Flowers that Look Like Lavender

Top 10 Flowers that Look Like Lavender! (Updated)

Lavender is a popular and versatile herb that not only adds aesthetic appeal to any indoor or outdoor garden but is also highly regarded for its distinctive scent and stress-relieving properties. It can even be added to food or beverages for a unique and healthy twist. 

But have you ever come across flowers that look like lavender so closely that it warranted further inspection?

These lookalikes are often very similar to lavender in terms of its physical characteristics, but lack the aroma and benefits of true lavender. 

As popular as lavender is, there are several lookalikes that inexperienced gardeners may mistake for lavender. These lookalikes may resemble lavender in its leaves, flowers, structure, or a combination of any of its features. The flowers most mistaken for lavender are: 

  • Russian sage
  • Hyssop
  • Rosemary
  • Wisteria
  • Texas bluebonnets
  • Pitcher sage
  • Catmint
  • Purple salvias
  • Thai basil
  • Meadow sage

The rest of this article will tell you all about each of these common lookalikes, whether they are related to lavender, and growing tips in case you have a spot that is unsuitable to grow lavender but you want a similar aesthetic. 

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Lavender: A Brief Description

Lavender is a perennial herb touted for its medicinal effects and characteristic calming scent, tiny purple blossoms, and long, thin silvery stalks. Native to Mediterranean climates of southern Europe, northern Africa, and the Canary Islands, lavender is related to the mint plant and is considered an Old World plant. 

Lavender grows in shrubs and can grow up to two feet in height and width. It grows best in sandy, rocky, and well-drained soil and is considered a relatively low-maintenance plant.

Lavender requires little to no fertilizer and attracts pollinators such as bees, butterflies, and hummingbirds. They also repel pests such as aphids from gardens. 

Lavender thrives best in USDA zones 5 – 8. 

10 Flowers that Look Like Lavender

1. Russian Sage

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Out of all of the flowers on this list, Russian sage is arguably the one that most resembles lavender. A misnomer, Russian sage is native to Afghanistan and isn’t related to the sage plant.    

With tiny, pale purple flowers that grow lengthwise along tall, narrow, silvery stems, Russian sage grows in the same arid climates as lavender. It is particularly hardy and drought tolerant – making it a great option for xeriscape gardens and soil with high salt content. 

This perennial shrub has a subtle aroma similar to lavender, attracts pollinators, and even repels insects such as aphids, cabbage worms, fleas, ants, ticks, and white flies. It can grow quite large – up to four or five feet in height – and the dried flowers are edible, often used as garnish in salads and artisanal  breads.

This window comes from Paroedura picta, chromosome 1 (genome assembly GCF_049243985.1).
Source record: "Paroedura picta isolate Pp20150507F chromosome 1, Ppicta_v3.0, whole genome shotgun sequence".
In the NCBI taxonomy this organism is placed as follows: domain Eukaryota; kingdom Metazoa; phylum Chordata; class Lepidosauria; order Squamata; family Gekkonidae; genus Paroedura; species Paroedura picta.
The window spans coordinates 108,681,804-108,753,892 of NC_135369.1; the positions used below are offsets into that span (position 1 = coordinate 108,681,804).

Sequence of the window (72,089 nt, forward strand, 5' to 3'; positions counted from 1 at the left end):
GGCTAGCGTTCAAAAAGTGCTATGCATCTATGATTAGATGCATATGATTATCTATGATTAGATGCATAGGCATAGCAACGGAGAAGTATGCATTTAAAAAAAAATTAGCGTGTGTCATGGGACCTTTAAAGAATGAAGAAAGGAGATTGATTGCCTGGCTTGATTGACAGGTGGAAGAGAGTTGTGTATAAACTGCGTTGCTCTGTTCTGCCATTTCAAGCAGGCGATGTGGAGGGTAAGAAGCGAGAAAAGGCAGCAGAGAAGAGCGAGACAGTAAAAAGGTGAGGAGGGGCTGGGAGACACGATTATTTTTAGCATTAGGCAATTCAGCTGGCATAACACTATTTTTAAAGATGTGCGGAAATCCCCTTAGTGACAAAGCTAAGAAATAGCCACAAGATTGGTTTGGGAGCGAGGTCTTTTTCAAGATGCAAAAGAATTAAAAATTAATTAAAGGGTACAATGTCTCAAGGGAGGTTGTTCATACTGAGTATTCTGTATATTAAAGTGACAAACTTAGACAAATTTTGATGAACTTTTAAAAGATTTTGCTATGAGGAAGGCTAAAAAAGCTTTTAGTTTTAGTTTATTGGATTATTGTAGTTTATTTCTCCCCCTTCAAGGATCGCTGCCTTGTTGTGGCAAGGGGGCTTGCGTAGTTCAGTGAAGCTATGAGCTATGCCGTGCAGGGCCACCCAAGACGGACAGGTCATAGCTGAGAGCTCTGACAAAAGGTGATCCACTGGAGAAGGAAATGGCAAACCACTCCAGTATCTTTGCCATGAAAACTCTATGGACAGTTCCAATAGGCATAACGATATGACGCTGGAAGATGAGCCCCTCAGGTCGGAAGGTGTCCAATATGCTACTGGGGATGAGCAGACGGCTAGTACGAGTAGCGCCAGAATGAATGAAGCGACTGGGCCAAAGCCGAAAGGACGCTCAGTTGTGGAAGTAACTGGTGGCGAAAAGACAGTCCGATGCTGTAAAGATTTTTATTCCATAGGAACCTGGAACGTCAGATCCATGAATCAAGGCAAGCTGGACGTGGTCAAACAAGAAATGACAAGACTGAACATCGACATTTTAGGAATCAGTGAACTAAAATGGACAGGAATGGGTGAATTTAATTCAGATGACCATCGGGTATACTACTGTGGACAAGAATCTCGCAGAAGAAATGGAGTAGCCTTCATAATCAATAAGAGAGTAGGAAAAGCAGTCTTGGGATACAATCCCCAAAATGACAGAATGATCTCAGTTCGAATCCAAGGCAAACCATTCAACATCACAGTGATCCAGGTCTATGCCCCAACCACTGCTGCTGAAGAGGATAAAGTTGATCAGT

Russian sage grows in a wide range of climates, growing best in USDA zones 5 – 10. 

2. Hyssop

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Hyssop is a perennial related to lavender, as it also belongs to the mint and sage family. Its tiny purple flowers have a similar shape to lavender, as do its narrow leaves. However, hyssop leaves are a more vibrant green rather than the silvery color of lavender leaves. 

While hyssop flowers are usually purple, they also come in pink, blue, and white. Hyssop attracts pollinators and flourishes in flower beds without crowding other plants. 

Hyssop has uses in homeopathic medicine by aiding in treatment for respiratory problems and liver disease. The leaves – when young – can be added to soups and salads, and even help aid in healthy digestion. 

Hyssop tolerates a wider range of climates than lavender, including colder climates. It thrives in USDA zones 3 – 11. 

3. Rosemary

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This aromatic and versatile herb is similar to lavender in both appearance and uses. Like lavender, rosemary is native to the Mediterranean. 

However, rosemary leaves are darker, thinner, and resemble shortened pine needles. It is a low-maintenance herb that doesn’t require much water and is relatively slow growing. It grows well in containers and in garden beds, and its aromatic nature makes it an ideal choice for planting along walkways. 

Rosemary is a great companion plant for lavender, as both thrive in the same growing conditions. Rosemary is one of the most versatile herbs, commonly used to season roasted vegetables, poultry and lamb, breads, and more. 

Rosemary doesn’t tolerate cold very well, though there are cold-resistant varieties available. It grows best in USDA zones 8 – 11. 

4. Wisteria

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While the wisteria flowers are much larger than lavender, their overall shape and color is strikingly similar. Wisteria comes in three colors: pale purple, pink, and white. It grows in a vine, and is a great choice for planting to climb up columns and lattice work.